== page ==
October 2, 5:00 pm EST

Italy’s face-off with the EU is ramping up, following their announcement last week of plans to increase their deficit spending.

Why does it matter?

This is another round of populist push-back against policies that have stifled economic recovery and threatened sovereignty over the past decade.  We’ve seen it play out in Greece, in the UK, and in the U.S. 2016 election.

With risk rising of a shakeout in Europe, you can see in the chart above, money is moving out of Italian government bonds and into German government bonds.  This sends Italian yields UP and German yields DOWN — on what is already a 300 basis points spread between the two 10 year borrowing rates.  A continuation of this puts pressure on Italian solvency.

But this will all likely end favorably for Italy and for the broader European economy.  Because as Italy pushes back on austerity, we’ll likely to see the EU make concessions on fiscal constraints, that will open the door for fiscal stimulus across Europe.

The policymakers know very well that the health of the “monetary union” is the lynchpin in Europe.  If it’s pulled (by an exit of a constituent member), the European Union will crash and fracture.  That’s why the ECB stepped in back in 2012 to prevent debt defaults in Italy and Spain.  And that’s why EU officials have made concessions throughout, on aid to keep Greece alive.

Italy’s resistance will come with a lot of draconian threats and warnings (from EU officials, as we’ve already seen), but in the end Italy may be the catalyst to unlock growth in Europe.

Trump has laid out the playbook for economic stagnation.  It’s aggressive fiscal stimulus.  Europe should follow that lead.

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September 28, 5:00 pm EST

 Back in May, the populist movement that gave us Grexit, Brexit and then the Trump election, gave us a new government in Italy with an “Italy first” agenda.

Italy first, means EU second.  And that puts the future of the European Union and the European Monetary Union in jeopardy.  Today, the new government made that clear by rejecting EU fiscal constraints, in favor of running a bigger deficit spending.

This puts the game of poker the European Union has been playing since the financial crisis erupted, front and center (again).

As we discussed back in May, this story is looking a lot like Greece, which used the threat of leaving the euro as leverage to negotiate some relief from austerity and reforms. It was messy, but it gave them a stick, in a world where the creditors (the ECB, Eurogroup and IMF) had been burying the weak economies in Europe in harsh austerity since the financial crisis.

As the third largest euro zone constituent, Italy brings a lot more leverage in negotiating, in this case, the EU rulebook. We may see this all result, finally, in a relaxing of the fiscal constraints that have suppressed the economic recovery in the euro zone in the post-Great Recession era. And Italy’s pushback may lead the way for a euro-wide fiscal stimulus campaign — following the lead of Trumponomics.

A better economy has a way of solving a lot of problems.  And Europe has a lot of problems.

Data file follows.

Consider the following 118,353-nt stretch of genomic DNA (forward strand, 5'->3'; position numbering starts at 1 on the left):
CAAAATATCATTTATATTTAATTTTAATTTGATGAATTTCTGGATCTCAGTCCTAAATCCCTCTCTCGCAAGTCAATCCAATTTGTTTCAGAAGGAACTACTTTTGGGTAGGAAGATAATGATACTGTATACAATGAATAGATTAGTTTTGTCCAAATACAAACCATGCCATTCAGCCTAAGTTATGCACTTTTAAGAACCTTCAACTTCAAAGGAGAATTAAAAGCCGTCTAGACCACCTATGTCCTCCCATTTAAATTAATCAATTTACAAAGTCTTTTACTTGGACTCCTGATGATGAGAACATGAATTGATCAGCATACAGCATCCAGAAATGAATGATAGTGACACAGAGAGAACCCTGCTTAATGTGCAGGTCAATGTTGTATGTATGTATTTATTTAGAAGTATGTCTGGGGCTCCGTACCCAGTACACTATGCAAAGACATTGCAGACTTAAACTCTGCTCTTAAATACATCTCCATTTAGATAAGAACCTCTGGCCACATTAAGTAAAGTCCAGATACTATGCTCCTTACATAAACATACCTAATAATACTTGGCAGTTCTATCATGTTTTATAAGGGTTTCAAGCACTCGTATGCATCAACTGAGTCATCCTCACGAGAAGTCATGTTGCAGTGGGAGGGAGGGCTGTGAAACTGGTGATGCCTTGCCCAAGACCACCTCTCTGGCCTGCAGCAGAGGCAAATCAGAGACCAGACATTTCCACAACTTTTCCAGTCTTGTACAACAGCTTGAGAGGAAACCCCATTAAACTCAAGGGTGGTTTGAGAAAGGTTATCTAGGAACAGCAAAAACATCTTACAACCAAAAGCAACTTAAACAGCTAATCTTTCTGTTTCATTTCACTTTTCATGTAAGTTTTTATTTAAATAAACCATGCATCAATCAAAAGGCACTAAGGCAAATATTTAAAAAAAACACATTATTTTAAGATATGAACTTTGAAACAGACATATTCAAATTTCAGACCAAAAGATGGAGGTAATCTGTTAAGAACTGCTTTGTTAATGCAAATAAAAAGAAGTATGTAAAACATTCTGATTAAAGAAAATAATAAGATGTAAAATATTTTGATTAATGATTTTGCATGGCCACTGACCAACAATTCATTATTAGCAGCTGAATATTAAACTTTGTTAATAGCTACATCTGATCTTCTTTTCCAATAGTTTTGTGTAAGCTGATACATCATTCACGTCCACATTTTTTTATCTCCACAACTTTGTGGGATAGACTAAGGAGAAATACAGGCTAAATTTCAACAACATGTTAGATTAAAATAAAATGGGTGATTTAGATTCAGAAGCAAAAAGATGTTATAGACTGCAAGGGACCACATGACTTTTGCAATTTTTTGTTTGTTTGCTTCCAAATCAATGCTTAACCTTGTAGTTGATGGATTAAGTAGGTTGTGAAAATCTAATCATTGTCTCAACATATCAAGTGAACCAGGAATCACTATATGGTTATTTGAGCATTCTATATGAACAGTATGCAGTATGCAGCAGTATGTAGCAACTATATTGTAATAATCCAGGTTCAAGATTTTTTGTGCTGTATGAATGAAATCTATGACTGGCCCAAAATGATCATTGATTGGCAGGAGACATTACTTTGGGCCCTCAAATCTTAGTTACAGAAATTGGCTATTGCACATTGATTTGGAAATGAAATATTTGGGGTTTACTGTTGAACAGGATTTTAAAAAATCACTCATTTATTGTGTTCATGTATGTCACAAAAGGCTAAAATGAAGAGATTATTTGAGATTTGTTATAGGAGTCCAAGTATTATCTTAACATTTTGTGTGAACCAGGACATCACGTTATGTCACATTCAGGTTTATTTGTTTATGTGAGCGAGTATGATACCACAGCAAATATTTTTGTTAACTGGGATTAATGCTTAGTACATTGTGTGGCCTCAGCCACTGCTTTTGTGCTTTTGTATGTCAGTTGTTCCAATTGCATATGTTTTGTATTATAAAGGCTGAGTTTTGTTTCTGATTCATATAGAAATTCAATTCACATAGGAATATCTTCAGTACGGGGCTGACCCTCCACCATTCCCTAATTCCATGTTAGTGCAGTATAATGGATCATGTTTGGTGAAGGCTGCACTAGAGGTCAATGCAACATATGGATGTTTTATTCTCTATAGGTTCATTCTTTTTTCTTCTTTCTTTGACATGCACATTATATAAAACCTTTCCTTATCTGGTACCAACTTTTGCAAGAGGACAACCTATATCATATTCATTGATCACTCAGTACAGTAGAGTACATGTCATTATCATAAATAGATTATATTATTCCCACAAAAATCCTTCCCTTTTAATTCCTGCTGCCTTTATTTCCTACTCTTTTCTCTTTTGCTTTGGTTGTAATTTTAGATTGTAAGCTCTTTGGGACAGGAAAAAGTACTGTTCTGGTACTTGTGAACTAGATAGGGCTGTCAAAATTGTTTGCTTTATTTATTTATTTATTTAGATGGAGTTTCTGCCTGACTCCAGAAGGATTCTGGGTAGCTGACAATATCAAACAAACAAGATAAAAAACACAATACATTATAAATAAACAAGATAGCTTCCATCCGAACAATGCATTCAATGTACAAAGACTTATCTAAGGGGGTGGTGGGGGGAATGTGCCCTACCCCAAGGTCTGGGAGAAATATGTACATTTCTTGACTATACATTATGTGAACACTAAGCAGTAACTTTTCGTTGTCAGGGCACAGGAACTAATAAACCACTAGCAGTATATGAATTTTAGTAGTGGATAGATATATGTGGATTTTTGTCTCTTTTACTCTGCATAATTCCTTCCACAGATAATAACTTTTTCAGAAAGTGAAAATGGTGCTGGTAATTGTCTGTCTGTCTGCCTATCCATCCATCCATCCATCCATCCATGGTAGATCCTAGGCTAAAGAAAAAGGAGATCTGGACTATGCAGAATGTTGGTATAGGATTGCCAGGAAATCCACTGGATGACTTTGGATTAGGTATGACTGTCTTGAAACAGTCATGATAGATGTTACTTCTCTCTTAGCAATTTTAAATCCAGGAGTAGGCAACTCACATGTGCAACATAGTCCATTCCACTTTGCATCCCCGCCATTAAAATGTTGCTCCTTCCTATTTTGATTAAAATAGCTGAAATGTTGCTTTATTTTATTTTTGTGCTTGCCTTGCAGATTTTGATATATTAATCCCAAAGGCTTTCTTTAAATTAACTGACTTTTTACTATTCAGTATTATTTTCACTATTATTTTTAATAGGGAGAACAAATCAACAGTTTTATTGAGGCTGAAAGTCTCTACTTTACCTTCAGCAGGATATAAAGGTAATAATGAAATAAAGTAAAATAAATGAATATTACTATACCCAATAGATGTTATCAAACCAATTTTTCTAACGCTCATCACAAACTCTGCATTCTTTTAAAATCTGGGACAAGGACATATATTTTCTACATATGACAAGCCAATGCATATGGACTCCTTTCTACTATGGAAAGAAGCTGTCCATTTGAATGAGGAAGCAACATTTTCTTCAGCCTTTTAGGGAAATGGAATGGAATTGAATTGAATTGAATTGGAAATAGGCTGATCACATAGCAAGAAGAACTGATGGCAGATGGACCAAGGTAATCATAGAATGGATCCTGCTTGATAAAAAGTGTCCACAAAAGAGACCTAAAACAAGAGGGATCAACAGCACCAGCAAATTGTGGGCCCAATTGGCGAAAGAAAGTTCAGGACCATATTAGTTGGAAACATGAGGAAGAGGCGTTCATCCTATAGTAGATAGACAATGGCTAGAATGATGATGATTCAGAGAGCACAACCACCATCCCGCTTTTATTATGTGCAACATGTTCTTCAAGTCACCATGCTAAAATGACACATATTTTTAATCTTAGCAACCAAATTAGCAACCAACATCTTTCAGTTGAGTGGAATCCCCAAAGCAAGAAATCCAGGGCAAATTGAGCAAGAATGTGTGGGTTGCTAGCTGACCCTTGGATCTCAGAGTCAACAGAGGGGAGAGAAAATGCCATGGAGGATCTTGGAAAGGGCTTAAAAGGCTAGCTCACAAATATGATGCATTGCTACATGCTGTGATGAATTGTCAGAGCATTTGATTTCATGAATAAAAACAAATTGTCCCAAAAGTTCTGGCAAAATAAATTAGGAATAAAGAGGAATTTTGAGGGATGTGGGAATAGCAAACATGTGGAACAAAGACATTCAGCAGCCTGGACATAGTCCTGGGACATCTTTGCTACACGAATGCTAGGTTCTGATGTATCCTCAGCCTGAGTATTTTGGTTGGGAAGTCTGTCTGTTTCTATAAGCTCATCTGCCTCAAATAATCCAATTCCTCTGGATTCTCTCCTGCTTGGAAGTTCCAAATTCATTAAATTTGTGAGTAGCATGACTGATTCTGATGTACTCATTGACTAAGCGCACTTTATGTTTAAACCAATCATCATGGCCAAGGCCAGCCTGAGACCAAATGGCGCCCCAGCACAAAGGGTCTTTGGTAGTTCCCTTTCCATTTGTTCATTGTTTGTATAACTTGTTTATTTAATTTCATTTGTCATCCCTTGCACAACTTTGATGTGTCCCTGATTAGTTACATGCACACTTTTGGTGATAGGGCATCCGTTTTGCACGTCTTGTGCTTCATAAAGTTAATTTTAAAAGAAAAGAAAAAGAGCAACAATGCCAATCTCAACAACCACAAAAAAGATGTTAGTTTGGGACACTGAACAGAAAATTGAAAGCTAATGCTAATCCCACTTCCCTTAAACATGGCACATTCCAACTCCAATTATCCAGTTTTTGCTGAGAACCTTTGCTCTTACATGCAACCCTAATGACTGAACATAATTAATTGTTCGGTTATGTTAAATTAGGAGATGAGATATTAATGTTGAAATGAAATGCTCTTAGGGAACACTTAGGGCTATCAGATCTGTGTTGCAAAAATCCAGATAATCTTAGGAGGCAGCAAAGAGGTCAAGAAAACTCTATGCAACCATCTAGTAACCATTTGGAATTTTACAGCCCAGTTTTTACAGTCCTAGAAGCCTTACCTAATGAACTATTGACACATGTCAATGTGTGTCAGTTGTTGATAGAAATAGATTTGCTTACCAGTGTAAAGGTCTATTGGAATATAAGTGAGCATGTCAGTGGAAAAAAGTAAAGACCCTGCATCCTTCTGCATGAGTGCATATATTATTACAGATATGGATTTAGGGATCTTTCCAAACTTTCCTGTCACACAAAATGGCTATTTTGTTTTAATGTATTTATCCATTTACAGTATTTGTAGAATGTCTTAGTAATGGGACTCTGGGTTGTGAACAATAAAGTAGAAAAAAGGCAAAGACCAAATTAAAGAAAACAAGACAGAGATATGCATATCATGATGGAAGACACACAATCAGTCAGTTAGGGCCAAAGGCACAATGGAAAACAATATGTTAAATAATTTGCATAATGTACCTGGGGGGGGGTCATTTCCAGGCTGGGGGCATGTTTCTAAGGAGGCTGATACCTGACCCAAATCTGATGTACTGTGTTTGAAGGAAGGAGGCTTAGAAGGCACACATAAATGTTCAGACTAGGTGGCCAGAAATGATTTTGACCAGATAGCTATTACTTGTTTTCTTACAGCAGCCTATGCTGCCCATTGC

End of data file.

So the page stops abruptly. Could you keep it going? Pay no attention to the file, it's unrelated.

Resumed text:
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May 24, 5:00 pm EST

We have a lot of geopolitical noise surrounding markets.

Let’s step through them:

1) Yesterday, we discussed the Trump trade threats with China:

How is it playing out?

We have an economy that is leading the global economic recovery.  China wants and needs to be part of it.  Trump’s bark, with the credibility to bite, is creating movement. It’s creating compliance.  That’s becoming a very positive catalyst for global economy and for geopolitical stability (the exact opposite of what the experts have predicted these tactics would produce).

2) We’ve talked about the shock-risk developing in Europe.  A coalition government forming in Italy, with an “Italy first” approach to the social and economic agenda, has created some flight of Italian bond market capital toward safety. This has people skittish about another blowup threat of the euro zone.

How is it playing out?

The last time Italy was on default/blow up watch, the 10 year yields were 7% (unsustainable levels).  At those levels, the ECB had to intervene.

This recent move in the Italian bond markets leaves yields at just 2.4% …

This looks like Grexit, Brexit and the Trump election. It creates leverage for the third largest economy in the European Union (excluding Britain). In this case, we may see it result in a loosening of fiscal constraints in the European Union – and an EU wide fiscal stimulus plan to follow the lead of the U.S.

3)  The North Korean nuclear threat …

How is it playing out?

Eight months ago, North Korea launched a missile over Japan.  Markets barely budged, and the world continued to turn.  Now, we’ve quickly gone from an imminent threat to potential denuclearization. And now a meeting has been cancelled.  With that, on the continuum of this relationship, I’d say it’s closer to its best point, rather than its worst.

Bottom line, these risks should do little to stop the momentum of the economy and the stock market.  

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